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Deserts are some of the world’s most exciting places. They cover more than one-fifth of the earth’s surface, and they can appear like a foreign landscape to most of us. Deserts of today are loaded with unsolved mysteries, ancient history, and natural phenomena. Man’s fascination with the desert has yielded many strange and interesting finds. Let’s take a look at ten of the coolest things in the desert that we’ve found.

#finds #archeology #science #scientists #find #found #discoveries #discovered

Treasure Island Cocos Island Undersea Hunter


Cocos island Pulau diteroterial australia rasa indonesia

Cocos (Keeling) Islands adalah kepulauan kecil yang terletak sekitar 1000 km dari Jakarta, yakni sebelah selatan Pulau Jawa di Samudra Hindia, dan 2800 km dari Perth, Australia.
yang masuk diwilayah teroterial Australia,dengan mayoritas penduduknya melayu.

Hidden Facts of Palmyra Atoll | Palmyra Island || All About Mysterious

Hidden Facts of Palmyra Atoll | Palmyra Island || All About Mysterious

“Palmyra Atoll”- Though technically not an island but an atoll that formed from coral the mysterious nature of Palmyra Atoll cannot be ignored. Also known as Palmyra Island, the breathtakingly beautiful ringlet sits between American Samoa and Hawaii. Though it is full of lush vegetation and appears unblemished by man the island has long be the subject of superstition and folktales. There have been several cases of violent shipwrecks and mysterious disappearances of ships on and around the island. Those who have observed the island and survived to tell their tale have claimed having seen some extremely bizarre sights like that of floating lights, ghosts and sea monsters. It is also reported to be the home of an incredible amount of sharks who may have developed a distinct taste for humans. There is also the story of lost Incan treasure that may still be on the island. These tales and others which cannot be discussed do to their graphic nature have made Palmyra the stuff of legend amongst sailors and Pacific Islanders for centuries.
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Mysterious Woman Found Alone on an Island

In 1853, a mysterious native American woman was found on an island at the coast of California. What makes it strange is that she was all alone by herself, and even today nobody knows how she ended up there or whats her true name is, she is now just referred to Juana Maria.

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An unspoiled paradise: 7 Facts about Cocos (Keeling) Islands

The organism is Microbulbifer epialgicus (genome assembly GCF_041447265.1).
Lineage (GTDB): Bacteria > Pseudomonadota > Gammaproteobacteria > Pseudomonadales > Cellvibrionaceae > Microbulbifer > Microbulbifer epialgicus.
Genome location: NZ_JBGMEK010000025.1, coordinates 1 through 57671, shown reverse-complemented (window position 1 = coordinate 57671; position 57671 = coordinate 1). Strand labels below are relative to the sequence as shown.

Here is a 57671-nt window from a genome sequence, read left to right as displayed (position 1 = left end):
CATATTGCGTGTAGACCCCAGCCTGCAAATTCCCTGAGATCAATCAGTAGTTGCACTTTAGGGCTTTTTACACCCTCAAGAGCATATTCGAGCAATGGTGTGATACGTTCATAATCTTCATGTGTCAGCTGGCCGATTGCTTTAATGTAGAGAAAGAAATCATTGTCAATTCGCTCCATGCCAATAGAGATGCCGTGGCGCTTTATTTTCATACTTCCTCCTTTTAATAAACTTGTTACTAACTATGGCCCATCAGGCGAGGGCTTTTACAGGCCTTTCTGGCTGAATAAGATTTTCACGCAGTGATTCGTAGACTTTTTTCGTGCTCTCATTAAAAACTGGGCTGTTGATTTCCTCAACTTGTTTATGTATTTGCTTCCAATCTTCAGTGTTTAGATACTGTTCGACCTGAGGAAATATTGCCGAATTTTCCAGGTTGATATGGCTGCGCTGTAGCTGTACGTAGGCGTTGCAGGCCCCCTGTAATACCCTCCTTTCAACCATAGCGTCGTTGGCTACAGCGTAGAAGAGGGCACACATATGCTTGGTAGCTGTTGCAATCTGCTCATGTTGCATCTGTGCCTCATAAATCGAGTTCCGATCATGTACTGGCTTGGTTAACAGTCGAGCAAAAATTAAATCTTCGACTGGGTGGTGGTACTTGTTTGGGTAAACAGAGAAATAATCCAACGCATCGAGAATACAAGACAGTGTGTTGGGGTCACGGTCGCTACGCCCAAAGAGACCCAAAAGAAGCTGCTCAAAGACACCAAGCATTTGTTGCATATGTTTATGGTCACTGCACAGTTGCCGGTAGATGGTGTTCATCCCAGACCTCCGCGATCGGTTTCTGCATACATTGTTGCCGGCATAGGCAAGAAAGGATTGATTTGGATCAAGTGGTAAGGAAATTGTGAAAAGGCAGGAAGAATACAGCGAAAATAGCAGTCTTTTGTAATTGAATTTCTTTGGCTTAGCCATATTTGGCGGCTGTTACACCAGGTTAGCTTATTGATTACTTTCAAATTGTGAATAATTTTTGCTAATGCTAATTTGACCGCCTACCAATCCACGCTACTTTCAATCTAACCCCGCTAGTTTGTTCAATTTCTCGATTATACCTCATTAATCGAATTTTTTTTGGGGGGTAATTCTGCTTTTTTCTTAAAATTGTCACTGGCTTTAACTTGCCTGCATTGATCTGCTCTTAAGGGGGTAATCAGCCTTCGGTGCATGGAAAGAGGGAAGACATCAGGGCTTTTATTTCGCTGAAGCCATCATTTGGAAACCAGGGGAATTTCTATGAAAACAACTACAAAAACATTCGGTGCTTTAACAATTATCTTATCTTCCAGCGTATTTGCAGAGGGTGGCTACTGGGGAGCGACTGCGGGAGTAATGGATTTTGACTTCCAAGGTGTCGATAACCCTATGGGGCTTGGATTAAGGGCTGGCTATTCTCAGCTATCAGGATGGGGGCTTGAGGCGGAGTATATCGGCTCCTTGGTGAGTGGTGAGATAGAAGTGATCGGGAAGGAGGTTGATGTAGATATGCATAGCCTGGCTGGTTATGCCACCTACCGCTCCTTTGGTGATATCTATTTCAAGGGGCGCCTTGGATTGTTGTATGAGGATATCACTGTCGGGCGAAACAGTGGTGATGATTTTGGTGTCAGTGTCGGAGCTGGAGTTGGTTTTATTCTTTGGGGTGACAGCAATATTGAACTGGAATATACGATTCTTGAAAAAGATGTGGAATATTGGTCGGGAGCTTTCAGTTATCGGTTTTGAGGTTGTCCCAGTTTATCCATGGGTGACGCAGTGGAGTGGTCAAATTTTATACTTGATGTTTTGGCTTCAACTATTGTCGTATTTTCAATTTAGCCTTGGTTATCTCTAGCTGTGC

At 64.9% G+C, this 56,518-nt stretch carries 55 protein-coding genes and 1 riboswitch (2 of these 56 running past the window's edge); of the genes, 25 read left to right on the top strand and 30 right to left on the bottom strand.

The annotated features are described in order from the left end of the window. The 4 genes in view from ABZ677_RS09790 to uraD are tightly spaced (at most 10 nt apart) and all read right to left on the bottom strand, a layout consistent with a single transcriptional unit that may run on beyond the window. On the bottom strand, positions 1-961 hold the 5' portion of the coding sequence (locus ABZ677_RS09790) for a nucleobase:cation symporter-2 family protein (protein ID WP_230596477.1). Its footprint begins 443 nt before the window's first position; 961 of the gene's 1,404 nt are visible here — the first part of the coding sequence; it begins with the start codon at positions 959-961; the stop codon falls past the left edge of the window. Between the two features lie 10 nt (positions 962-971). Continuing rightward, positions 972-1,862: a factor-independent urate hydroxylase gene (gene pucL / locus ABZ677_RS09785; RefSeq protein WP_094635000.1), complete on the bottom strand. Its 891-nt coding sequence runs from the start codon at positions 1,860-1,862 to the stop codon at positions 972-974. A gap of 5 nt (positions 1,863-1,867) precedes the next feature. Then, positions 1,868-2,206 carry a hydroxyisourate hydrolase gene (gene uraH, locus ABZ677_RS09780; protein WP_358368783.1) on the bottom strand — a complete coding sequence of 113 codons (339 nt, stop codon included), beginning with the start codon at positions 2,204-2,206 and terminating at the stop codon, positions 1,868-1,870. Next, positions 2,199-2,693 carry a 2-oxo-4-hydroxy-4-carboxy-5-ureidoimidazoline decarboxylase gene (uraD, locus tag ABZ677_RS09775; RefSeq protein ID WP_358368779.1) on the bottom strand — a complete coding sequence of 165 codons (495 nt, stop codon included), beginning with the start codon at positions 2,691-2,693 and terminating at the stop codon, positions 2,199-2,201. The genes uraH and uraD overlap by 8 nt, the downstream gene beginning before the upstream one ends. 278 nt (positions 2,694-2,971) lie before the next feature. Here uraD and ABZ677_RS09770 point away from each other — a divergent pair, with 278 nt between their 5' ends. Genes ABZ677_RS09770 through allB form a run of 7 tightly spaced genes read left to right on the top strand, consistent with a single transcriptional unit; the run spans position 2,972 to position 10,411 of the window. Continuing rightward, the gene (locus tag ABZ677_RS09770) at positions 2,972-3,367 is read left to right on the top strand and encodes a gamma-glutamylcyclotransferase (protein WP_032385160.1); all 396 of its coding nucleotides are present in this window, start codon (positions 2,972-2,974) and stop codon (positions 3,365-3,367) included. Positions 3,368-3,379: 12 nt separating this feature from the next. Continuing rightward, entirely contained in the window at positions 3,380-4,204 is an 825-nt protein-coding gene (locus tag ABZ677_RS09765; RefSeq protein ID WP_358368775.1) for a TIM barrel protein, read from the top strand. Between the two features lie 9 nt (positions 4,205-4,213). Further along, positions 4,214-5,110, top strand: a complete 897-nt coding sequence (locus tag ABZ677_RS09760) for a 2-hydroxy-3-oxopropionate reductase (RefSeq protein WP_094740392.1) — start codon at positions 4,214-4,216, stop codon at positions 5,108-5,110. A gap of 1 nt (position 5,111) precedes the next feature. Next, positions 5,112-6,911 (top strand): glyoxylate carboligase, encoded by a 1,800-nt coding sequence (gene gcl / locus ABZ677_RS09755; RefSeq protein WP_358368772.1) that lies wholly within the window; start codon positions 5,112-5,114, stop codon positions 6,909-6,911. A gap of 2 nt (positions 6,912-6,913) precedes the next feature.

In this video you can find seven little known facts about Cocos (Keeling) Island. Keep watching and subscribe, as more Australian territories will follow!

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1. The Territory of Cocos (Keeling) Islands is an Australian external territory in the Indian Ocean, comprising a small archipelago approximately midway between Australia and Sri LankaThe territory consists of two atolls made up of 27 coral islands, of which only two – West Island and Home Island – are inhabited.

2. The islands were first discovered in 1609 by William Keeling, but no settlement occurred until the early 19th century. One of the first settlers was John Clunies-Ross, a Scottish merchant; much of the island's current population is descended from the Malay workers he brought in to work his copra plantation. The British formally annexed the islands in 1857, and for the next century they were officially administered from either Ceylon or Singapore. The territory was transferred to Australia in 1955.
3. John Clunies-Ross was a merchant originating from the Shetland Islands. In 1813 he was at Timor as Third Mate on board the whaler Baroness Longueville when he received the opportunity to become captain of the brig Olivia, which opportunity he took. Reportedly he first cruised the waters of the then uninhabited Cocos (Keeling) Islands in 1825. After surveying them he moved his family to live on one of the islands in 1827.

4. West Island is the capital of the Cocos (Keeling) Islands. The population is roughly 120 and consists mainly of Europeans. It is the less populous of the two inhabited islands. It was part of the Clunies-Ross plantation and an airstrip was built here during World War II. As well as all the government buildings, it contains the airport, a general store and tourist accommodation.

5. It’s likely that you’ve heard very little or nothing about this incredible Australian destination, which is being called our “last unspoiled paradise”. Understandably, many activities and much of the employment centre on the water, which is as blue as the sand is white.

6. On the morning of 9 November 1914, the islands became the site of the Battle of Cocos, one of the first naval battles of World War I. A landing party from the German cruiser SMS Emden captured and disabled the wireless and cable communications station on Direction Island, but not before the station was able to transmit a distress call.

7. It was this group of islands that led to Charles Darwin's formation of the theory of coral atoll formation in 1836. Since Darwin's day the islands have continued to be a unique place for coral atoll research. On his voyage home after a three year journey aboard the HMS Beagle, Darwin stayed for only 10 days where he recorded evidence to support his theory of coral atoll formation. It was the only coral atoll he had ever visited to support his theory.